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Stock Watch: Plouffe, Ramirez

Posted By Michael Barr On June 13, 2012 @ 9:15 am In Stock Watch | 12 Comments

Third base has been a real test to the adage that baseball is a marathon, not a sprint. Sticking with players through their slow starts or long stretches of vacant counting stats has no doubt tested many of you, not to mention having to plug holes when injuries arise. Keeping a pulse on third base trends, there’s a decent waiver wire pickup, an annual early June buy low candidate.

Trevor Plouffe

In fanatasy baseball circles, it’s likely that Trevor Plouffe has more value as a shortstop (among the multitude of positions he’s eligible at) but up until a few weeks ago, he hardly had any value whatsoever. From April 6th to May 18th, Plouffe was “hitting” .135/.264/.284 with three home runs and a pair of doubles and if not for his positional versatility, he probably would have been sent back down to the minors.

Since May 19th, however, he’s caught fire — batting .327/.351/.727 with six home runs, four doubles, 11 RBI in 57 plate appearancesĀ  His overall line stands at a not-so-awe-inspiring .217/.299/.473 but it’s worth pointing out that his BABIP is only .207 on the season. During the stretch from May 19th, it was a little more league-average at .308 and he consequently posted terrific numbers. Based on his hit trajectory, his expected BABIP is about .270 on the season in large part due to an elevated fly ball rate, but while that’s perhaps not ideal, it’s certainly not .207 bad.

Note: After Tuesday night, Plouffe’s line since May 19th is now .350/.371/.783.

An interesting note on Plouffe is that as his hits started piling up, his walks dried up and his strikeouts have come down. In his first 25 games, he walked 13 times and struck out 18 and since May 19th he’s walked just twice and struck out 10 times. It could be that he’s simply getting meatballs in a “I dare you to hit it” approach by opposing pitchers or he’s being more aggressive at the plate. Regardless, it does seem like he’s seeing balls that he likes in the strike zone as he’s certainly tightened up his zone:

Plouffe has never profiled as a particularly high batting average kind of guy, but if his batted ball profile can start to resemble something closer to his career rates and his BABIP hovers around .275, he could hit .260 for the rest of the year — and his home run pace would certainly be worth having him around at that rate. No, he’s not likely to hit 30 home runs, but he definitely could finish up over 20.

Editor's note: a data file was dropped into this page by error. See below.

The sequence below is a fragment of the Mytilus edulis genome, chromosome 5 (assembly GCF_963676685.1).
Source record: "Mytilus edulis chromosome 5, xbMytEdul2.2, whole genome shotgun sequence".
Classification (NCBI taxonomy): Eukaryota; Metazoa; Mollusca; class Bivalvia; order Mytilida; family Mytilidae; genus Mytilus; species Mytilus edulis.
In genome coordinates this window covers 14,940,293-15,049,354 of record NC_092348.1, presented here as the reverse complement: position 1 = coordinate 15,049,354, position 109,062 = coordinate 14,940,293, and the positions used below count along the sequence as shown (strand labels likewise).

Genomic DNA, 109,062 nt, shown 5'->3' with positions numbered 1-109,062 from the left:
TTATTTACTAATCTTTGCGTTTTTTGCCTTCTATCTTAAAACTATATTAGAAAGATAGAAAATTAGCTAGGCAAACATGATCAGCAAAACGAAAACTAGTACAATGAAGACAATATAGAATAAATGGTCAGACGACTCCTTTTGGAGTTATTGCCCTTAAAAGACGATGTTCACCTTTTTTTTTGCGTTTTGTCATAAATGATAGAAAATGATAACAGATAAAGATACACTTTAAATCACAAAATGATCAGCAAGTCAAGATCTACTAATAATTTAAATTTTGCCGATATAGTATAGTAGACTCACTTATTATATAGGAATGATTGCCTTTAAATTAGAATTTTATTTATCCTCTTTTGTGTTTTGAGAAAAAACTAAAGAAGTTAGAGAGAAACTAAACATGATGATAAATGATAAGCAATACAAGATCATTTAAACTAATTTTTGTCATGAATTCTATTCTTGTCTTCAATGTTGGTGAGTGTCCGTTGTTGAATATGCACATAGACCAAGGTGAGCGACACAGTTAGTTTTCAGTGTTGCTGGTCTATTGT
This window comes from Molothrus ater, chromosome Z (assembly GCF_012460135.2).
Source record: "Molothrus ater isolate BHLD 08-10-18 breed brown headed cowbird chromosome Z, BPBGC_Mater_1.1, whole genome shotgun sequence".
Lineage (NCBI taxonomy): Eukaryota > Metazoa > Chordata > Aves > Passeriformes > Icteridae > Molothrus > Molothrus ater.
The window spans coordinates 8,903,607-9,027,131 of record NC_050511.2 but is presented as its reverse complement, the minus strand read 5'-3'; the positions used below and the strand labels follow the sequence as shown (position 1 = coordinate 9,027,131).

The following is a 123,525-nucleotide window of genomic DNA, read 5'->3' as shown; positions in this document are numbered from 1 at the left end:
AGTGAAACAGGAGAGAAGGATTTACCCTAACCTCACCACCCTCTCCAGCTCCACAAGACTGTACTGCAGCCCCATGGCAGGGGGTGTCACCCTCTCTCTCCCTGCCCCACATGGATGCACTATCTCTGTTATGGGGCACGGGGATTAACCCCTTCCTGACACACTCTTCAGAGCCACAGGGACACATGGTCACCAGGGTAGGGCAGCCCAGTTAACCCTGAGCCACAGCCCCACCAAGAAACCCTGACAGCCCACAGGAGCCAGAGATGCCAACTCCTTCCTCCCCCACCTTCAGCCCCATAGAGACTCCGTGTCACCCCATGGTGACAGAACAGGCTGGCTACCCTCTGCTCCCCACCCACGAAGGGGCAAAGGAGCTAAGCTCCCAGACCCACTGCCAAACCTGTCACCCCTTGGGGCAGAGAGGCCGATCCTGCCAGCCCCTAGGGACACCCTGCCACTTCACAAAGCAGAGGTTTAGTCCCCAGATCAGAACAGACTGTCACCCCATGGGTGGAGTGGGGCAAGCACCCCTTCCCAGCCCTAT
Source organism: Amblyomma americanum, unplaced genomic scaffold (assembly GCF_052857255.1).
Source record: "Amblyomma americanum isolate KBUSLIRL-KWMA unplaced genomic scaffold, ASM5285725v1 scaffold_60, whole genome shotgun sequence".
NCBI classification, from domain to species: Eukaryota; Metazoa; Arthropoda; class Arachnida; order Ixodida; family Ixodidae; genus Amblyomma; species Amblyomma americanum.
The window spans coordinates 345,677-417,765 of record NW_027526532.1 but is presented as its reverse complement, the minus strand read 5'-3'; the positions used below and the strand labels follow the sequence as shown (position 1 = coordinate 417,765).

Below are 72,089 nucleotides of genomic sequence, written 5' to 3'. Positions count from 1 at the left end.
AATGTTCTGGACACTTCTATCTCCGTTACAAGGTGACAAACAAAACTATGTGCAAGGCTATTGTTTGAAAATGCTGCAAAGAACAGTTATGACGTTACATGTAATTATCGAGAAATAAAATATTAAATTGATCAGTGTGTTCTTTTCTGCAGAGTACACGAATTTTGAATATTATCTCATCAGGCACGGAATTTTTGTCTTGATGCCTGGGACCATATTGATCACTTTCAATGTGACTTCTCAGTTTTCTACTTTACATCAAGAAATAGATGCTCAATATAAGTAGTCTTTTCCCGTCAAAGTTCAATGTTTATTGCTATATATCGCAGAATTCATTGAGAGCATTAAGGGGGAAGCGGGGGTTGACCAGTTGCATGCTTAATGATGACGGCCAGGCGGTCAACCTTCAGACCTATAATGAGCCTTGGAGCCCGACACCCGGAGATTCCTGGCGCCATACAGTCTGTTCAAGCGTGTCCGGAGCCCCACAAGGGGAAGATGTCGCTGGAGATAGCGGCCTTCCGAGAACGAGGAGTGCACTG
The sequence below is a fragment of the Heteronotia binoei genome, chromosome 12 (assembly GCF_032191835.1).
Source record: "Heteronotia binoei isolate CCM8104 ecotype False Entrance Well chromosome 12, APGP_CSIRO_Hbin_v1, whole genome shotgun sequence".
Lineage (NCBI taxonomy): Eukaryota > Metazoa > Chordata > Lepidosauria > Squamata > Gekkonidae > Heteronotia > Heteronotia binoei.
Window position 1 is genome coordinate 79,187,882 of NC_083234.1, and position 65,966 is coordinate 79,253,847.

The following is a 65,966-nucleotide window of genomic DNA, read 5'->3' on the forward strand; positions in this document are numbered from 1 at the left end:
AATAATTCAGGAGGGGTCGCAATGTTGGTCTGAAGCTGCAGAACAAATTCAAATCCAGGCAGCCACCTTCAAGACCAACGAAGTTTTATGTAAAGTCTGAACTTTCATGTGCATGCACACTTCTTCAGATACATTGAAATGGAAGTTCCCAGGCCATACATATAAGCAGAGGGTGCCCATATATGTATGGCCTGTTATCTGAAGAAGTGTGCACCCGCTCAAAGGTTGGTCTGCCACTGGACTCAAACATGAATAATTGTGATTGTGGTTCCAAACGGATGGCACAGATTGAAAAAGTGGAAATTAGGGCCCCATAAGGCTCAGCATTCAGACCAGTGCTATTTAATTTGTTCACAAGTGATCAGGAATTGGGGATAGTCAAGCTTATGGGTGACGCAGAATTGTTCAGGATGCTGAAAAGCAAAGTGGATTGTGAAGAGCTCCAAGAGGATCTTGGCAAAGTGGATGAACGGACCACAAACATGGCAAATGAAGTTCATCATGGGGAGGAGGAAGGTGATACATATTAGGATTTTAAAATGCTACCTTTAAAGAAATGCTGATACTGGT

Aramis Ramirez

Ramirez rather predictably came out of the gates looking wholly disinterested in hitting a baseball. From April 6th through May 1st, Ramirez was hitting just .205/.253/.364 with two home runs. His wOBA in April was starting to look like a caricature of his career trends at just .284 in April, up to .366 in May and now pushing .400 in June. Here’s his career wOBA by month:

So Ramirez really started his trend up earlier this season, although almost all of that production came in late May. Since the 19th of May, Ramirez is hitting .345/.438/.618 with three home runs, six doubles, and twelve RBI. It’s not all wrapped up in good fortune either as his BABIP is .348 over that time span, which might be a little rosy, but not otherworldly.

His batted ball profile is almost exactly what his career averages are and yet he’s getting just killed on home runs per fly ball at 7% (versus a career 13.1%). Milwaukee might not be the friendliest place on earth for right handed batters to hit, but it’s not much different than what he knew in Chicago, and statistically speaking, it’s actually a touch better – so you can expect that to improve. And perhaps improve a lot. His contact rates are down in comparison to his career rates, but consider the aforementioned crummy starts to the season, so don’t let that get you down quite yet.

If you’ve been hanging on to Ramirez through a miserable April and most of May, you should have a big cigar in your mouth looking like George Peppard, flanked by Faceman, Mr. T, and a funny looking dude because the proverbial plan has come together. If you’re in a buying mood and you’d like to pounce while his overall line isn’t terribly impressive, you might want to float some aggressive offers out there because the wait is probably over on Ramirez. He might not be the 30 home run, 110 RBI machine he once was, but there’s a good chance Ramirez will hit 15 home runs from here on out and his place in the order will likely net him another 50-60 RBI given good health.


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